Lloyd Kramer received his M.A. from Boston College and his PhD from Cornell University. He is currently Professor of History at the University of North Carolina at Chapel Hill where he specializes in Modern European History with an emphasis on 19th century France, Global History and cross-cultural exchanges in Modern World History. His publications include Threshold of a New World: Intellectuals and Exile Experience in Paris, 1830-1848; Lafayette in Two Worlds: Public Cultures and Personal Identities in an Age of Revolutions; Nationalism: Political Cultures in Europe and America, 1775-1865. He is co-editor of Learning History in America: Schools Cultures and Politics and has contributed "Literature, Criticism, and Historical Imagination: The Literacy Challenge of Hayden White and Dominick LaCapra" to The New Cultural History.
R.R. Palmer received his B.A. from the University of Chicago, his PhD from Cornell University, and honorary degrees from the Universities of Uppsala and Toulouse. He taught at Princeton University, Washington University, and Yale University before retiring in 1977. The author of Twelve Who Ruled: The Year of the Terror in the French Revolution, Age of the Democratic Revolution, The World of the French Revolution, and The Improvement of Humanity: Education and the French Revolution, Palmer has also translated such books as Georges Lefebvre's, Coming of the French Revolution, Louis Bergeron's, France Under Napoleon, and Jean-Paul Bertaud's, Army of the French Revolution and has served as editor and translator of From Jacobin to Liberal: Marc-Antoine Jullian, 1775-1848. He served as President of the American Historical Association in 1970 and has been the recipient of the Bancroft Prize, 1960 and The Antonio Feltrinelli International Prize for History in Rome, 1990.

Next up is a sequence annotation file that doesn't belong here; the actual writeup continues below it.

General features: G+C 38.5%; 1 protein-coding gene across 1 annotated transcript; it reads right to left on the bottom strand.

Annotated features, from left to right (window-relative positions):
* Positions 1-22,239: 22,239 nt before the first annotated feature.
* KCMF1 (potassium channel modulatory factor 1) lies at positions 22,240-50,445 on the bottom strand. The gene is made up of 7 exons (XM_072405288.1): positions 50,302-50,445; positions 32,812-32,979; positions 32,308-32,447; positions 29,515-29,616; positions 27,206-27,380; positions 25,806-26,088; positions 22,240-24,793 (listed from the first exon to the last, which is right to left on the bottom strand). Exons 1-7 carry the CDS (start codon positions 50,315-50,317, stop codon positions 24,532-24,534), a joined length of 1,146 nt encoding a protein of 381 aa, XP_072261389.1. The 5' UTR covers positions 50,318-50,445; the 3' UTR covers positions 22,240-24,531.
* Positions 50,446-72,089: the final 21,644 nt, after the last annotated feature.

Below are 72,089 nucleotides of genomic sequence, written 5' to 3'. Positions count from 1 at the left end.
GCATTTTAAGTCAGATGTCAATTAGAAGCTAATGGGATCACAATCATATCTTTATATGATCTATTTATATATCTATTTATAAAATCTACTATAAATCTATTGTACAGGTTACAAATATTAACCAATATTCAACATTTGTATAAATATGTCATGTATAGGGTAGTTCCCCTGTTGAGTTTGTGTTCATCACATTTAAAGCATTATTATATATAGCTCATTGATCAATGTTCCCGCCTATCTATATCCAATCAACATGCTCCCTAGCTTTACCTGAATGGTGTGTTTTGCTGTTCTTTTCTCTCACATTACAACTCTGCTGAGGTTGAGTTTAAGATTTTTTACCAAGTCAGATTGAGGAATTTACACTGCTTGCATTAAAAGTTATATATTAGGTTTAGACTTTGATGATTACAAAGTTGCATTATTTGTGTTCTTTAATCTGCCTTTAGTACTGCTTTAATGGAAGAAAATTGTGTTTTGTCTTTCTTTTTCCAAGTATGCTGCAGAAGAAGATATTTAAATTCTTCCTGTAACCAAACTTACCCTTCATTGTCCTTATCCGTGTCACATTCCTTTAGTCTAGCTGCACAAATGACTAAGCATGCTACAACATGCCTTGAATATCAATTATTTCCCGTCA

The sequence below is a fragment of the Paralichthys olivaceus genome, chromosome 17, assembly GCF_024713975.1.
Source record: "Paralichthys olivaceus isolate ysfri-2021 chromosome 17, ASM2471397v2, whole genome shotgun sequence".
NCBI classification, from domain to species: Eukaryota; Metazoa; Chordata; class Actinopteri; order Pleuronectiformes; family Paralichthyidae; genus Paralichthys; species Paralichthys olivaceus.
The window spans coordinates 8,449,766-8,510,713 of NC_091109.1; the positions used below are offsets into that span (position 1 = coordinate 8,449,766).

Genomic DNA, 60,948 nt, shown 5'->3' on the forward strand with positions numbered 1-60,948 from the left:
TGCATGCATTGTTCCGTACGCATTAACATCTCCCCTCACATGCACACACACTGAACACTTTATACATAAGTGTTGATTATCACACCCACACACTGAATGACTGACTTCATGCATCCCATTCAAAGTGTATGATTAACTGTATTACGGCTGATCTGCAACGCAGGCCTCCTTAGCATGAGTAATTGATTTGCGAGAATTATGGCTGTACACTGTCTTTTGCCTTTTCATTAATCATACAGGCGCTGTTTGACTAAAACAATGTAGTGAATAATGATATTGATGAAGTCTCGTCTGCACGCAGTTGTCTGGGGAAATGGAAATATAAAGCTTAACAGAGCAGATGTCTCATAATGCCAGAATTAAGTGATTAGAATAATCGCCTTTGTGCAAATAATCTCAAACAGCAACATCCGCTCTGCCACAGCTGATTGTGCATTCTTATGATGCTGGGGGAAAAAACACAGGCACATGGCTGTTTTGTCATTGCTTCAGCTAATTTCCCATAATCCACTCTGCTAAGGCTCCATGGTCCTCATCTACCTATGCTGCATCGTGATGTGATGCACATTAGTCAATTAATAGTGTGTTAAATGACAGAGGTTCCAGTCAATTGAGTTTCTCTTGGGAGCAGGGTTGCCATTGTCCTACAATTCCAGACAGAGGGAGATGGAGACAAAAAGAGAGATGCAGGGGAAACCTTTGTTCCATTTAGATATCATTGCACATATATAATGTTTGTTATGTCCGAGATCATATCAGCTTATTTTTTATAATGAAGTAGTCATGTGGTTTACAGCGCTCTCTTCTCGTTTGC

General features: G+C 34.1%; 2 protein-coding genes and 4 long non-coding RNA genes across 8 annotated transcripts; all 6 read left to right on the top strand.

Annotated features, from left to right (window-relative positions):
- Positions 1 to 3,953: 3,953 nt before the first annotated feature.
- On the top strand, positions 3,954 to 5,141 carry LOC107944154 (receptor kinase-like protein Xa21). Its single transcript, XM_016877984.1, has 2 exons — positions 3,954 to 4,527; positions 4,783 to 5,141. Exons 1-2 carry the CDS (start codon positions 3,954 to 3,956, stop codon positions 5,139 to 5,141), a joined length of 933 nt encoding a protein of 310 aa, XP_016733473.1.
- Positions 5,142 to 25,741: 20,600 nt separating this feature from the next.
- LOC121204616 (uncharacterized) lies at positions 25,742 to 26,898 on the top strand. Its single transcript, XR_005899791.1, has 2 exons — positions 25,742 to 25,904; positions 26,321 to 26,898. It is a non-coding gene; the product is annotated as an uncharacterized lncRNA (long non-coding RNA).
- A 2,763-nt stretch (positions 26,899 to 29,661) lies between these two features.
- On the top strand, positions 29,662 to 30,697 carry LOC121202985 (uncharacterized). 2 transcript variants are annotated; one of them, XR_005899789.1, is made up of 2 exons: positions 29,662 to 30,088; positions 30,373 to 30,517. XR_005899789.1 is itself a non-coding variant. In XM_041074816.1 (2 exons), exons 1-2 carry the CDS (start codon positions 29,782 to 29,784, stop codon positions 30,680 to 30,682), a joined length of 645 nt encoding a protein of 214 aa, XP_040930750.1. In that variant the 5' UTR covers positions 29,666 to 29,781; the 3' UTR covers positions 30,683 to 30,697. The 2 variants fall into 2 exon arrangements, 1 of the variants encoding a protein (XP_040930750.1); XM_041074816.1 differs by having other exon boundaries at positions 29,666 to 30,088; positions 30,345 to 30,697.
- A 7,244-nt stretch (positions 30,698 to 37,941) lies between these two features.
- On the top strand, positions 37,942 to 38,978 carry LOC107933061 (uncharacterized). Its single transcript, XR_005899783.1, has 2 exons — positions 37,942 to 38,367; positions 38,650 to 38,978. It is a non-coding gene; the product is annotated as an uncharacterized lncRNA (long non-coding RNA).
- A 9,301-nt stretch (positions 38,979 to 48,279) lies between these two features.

A specialist in modern and contemporary European history, Joel Colton taught at Duke University from 1947 to 1989 and chaired the History Department from 1967 to 1974. He is the author of books and articles in French history and became known to generations of students and teachers as co-author with the late Robert R. Palmer of the widely read college textbook A History of the Modern World, of which the tenth edition was published in 2007. At Duke he served for several years on the executive committee and as chair of the university's elected faculty body, the Academic Council. On extended leave from Duke, he was Director for Humanities at the Rockefeller Foundation in New York from 1974 to 1982, administering a domestic and international program in support of research and teaching in the humanities. After retiring at Duke in 1989, he continued his research and writing, participating in conferences at home and abroad, and serving as lecturer for alumni travel groups in Europe and Asia. Born August 23, 1918, and educated in New York City, to which he remained a frequent visitor, he graduated from Townsend Harris High School in 1933 and 1937 received his B.A. degree from the City College of New York, magna cum laude, with election to Phi Beta Kappa in his junior year and with honors in French and medals in Latin and French. Graduating in the Depression years, he began graduate work in history at Columbia University on a part-time basis while working full time as an assistant in the Registrar's office at the City College. He earned an M.A. degree at Columbia in 1940. Preparing himself also for high school teaching at a time when college teaching positions were scarce, he took a master's degree in education at the City College and taught at the Bronx High School of Science in New York as a teacher in training in 1941-42. Military service in the Second World War interrupted his graduate studies. Serving in the U.S. Armny from August 1942 to June 1946, he was commissioned in 1944 and served overseas as a military intelligence officer in Europe for eighteen months, in combat and in the occupation of Germany. In articles he wrote in 1955 and published in Army History and the Duke Alumni Magazine commemorating the 50th anniversary of the end of the war in Europe he described some of his wartime experiences, including his crossing of the Rhine at the Remagen Bridge in March 1945. After the war he resumed his graduate work, began teaching at Duke in 1947, and received his Ph.D. degree from Columbia in 1950. His first historical publication, Compulsory Labor Arbitration in France, 1936-1939 (Columbia UP, 1951), an outgrowth of his dissertation, received favorable reviews in this country and in Europe. Close to a half century later, in 1999, Osaka University in Japan published a Japanese translation of the monograph in a series described as "notable books on France and Spain in the 1930s." His second book, more broadly focused on the 1930s, was Léon Blum: Humanist in Politics, published by Alfred A. Knopf in 1966, with a French translation following in 1968 published by Fayard, and a second edition and new forward published by Duke University Press in 1987. Alfred Knopf, who took a special interest in the book, reprinted in the then Knopf house organ, teh Borzoi Quarterly, the blooper in the British magazine Encounter that read: "The modern novel has been in a serious crisis ever since James Joyce's monumental effort to narrate a day in the life of Leon Blum." Léon Blum was, of course, not James Joyce's Leopold Bloom but the gifted French intellectual and literary figure in the years before 1914 who came to head the French Socialist party after the First World War. He was France's first Socialist, and first Jewish, premier, heading the Popular Front government in the tumultuous 1930s. In the war years he became a prisoner of Vichy and then of the Nazis but survived to head the French government again briefly before his death in 1950. Charles de Gaulle, who detested all politicians, nonetheless wrote in his memoirs in the early postwar years that if he was compelled to choose anyone as his successor he would select Léon Blum. The Colton biography won the annual North Carolina Mayflower award in 1967, an award for the best nonfiction book published that year by a resident of North Carolina. It received numerous tributes. Professor S. William Halperin, of the University of Chicago, reviewing the book in the American Historical Review in January 1967, described it as "a polished, richly tapestried, and absorbing narrative" and concluded: "I have no hesitation in predicting that it will rank high in twentieth-century historiography." The reviewer in the American Political Science Review in June 1967 called it "solid, comprehensive, and brilliant." Foreign Affairs included the volume in its Fifty Year Bibliography (1972) among its "outstanding books" and "works of scholarship of lasting value" published in the fifty-year period 1920-70. In later years, in April 1988, in a review of the second edition, the French journal Revue de Science Politique described it as "based on a perfect knowledge of the political history of French socialism and a classic from the time of its initial appearance." It has received continuing recognition despite the appearance of more recent studies of Blum. Colton's articles and book reviews have appeared in the American Historical Review, Journal of Modern History, Yale Review, New York Times Book Review, and elsewhere, and he has contributed to numerous encyclopedias and collaborative volumes. For the Time-Life Great Ages of Man series he wrote the volume entitled Twentieth Century, published in 1968, with a second edition in 1980. His collaboration with Palmer on the previously mentioned A History of the Modern World began in 1956 with the book's second edition. Known to generations of undergraduate and graduate studiens as "Palmer and Colton," it was published by Knopf until the closing of its college department in the early 1990s. Since 1992 it has been published by McGraw-Hill (but with Knopf continuing for several years to publish a trade edition for the general public). It traces the history of Europe and the global influence of the West, with close attention to the global context of modern history in the more recent centuries. The book has been used in over 1,000 colleges and universities in the United States and abroad and in advanced placement courses in public and private secondary schools. Over the years it has been translated in its various editions into Arabic, Persian, Swedish, Finnish, Spanish, Italian, and Chinese. A second translation into Chinese of the 10th edition appeared in 2009. In an article on textbooks in the New York Review of Books published February 6, 1987, the distinguished Princeton historian the late Lawrence Stone wrote: "A truly first-rate history textbook, like that of R. R. Palmer and Joel Colton on modern Europe, can shaped the vision of a whole generation and it is there fore very important that the textbooks used in schools and colleges be accurate, up-to-date, fair-minded, intelligent, and written in such a manner as to stimulate curiosity." The New York Times educational supplement, Education Life, on August 2, 1987, included the book in "A List of the Best," a description of nineteen college textbooks in all disciplines "considered classics in their fields." Eric Hobsbawm in his The Age of Extremes: A History of the World, 1914-1991 (1995) referred his readers to its "excellent bibliographies." Even a detective novel found occasion to mention it. Ross Thomas in The Fourth Durango (Mysterious Press, 1989, p. 250) writes that his protagonist, when interrupted by his agitated wife while he is reading in his library, "puts down his book, Palmer and Colton, the fifth edition" to listen to her recounting of the murder she has witnessed. For the two most recent editions of the textbook (9th ed., 2001; 10th ed., 2007) Lloyd Kramer, chair of the History Department at the University of North Carolina, was added as a new co-author after the aged Professor Palmer withdrew; Palmer died in 2002. The authors are now cited as Palmer, Colton, and Kramer. A new Chinese translation of the 10th edition appeared in 2009. In addition to his Guggenheim Fellowship, Mr. Colton's research awards have included fellowships from the Rockefeller Foundation (1961-62) and the National Endowment for the Humanities (1970-71). In 1979 he was elected a Fellow of the American Academy of Arts and Sciences. For distinguished achievement as an alumnus, the City College of New York awarded him a Townsend Harris Medal in 1980. He was one of twelve Phi Beta Kappa National Visiting Scholars appointed for the years 1983-84, shortly after the program was introduced, and in 1984 he was elected to the Fellows of the Phi Beta Kappa Society, an honorary organization supportive of the undergraduate society. He chaired the Phi Beta Kappa chapters at the City colleg of New York and at Duke. In 1985, at the invitation of the German Federal Republic, he participated in a special program in Bonn and Berlin designed to explore the politics, economics, and culture of contemporary Germany. In 1986 he received a Duke University Distinguished Teaching Award. In 1994 he was honored by the Western Society of French History for "exceptional contributions to the study and teaching of French history in the United States." In 2005, the Southern Historical Association's European History Section awarded him on the occasion of its 50th anniversary the Enno Kraehe Distinguished Service Award for his contributions to the teaching and writing of European history and for his service to the Section in its formative years. David Pinkney, president of the American Historical Association in 1980, in his presidential address cited Mr. Colton's work as among those that had led to the French scholar René Rémond's observation in Le Monde: "To Americans we owe some of the best studies of contemporary France." In a paper written for the American Historical Association's centennial meeting in 1984, "a Century of French History in America," R. R. Palmer observed: "American work has been especially successful on subjects which the French themselves find very sensitive to handle, for example, the biography of Léon Blum by Joel Colton and Robert Paxton's books on the Vichy regime." Among other professional activities Mr. Colton has served on the Board of Editors of the Journal of Modern History, French Historical Studies, and Third Republic/Troisième République, and on the advisory board of Historical Abstracts. He has also served as chair or as member of committees of the American Historical Association, as vice president of the Society for French Historical Studies, and as chair of the College Entrance Examination Board's European History Advanced Placement Committee. For many years he also worked closely on research and other projects with the International commission on the History of Social Movements and Social Structures headquarterd in Paris, several of whose projects have been published in book form. From 1985 to 1990, he was one of its three international co-presidents. Over the years Joel Colton has taught as a visiting professor at the Unversity of Wisconsin, at Makerere University in Uganda, and at Cadi-Ayyad University in Morocco, and has lectured at Tübingen University in Germany. He has resided for extended periods of time during research leaves in Paris, Geneva, and New York. For many years he was a member of the Century Association in New York and has remained a longtime member of PEN American Center. His wife, whom he married in May 1942, the late Shirley Baron Colton, a New York University alumna and editor, died in December 2003. His daughter, Valerie Woodbury, resides with her family in Durham, North Carolina. His son Kenneth Colton, is a managing director of Lazard Asset Management in New York and resides with his family in Upper Montclair, New Jersey. His five grandchildren are Emelyn Woodbury-Carroll, Marcia and Amy Woodbury, and Clare and Alex Colton. In August 2008, on the occasion of his 90th birthday, Dr. Deborah Jakubs, Director of the Duke Universities Libraries and Vice Provost for Library Affairs, announced the establishment of the Joel and Shirley Colton Fund for European History in honor of Joel and his late wife. In her announcement, Dr. Jakubs cited his "profound impact on the field of European history and on generations of graduate and undergraduate students at Duke and beyond." The Colton Fund will help strengthen and support the existing resources at Duke for study and research in European history.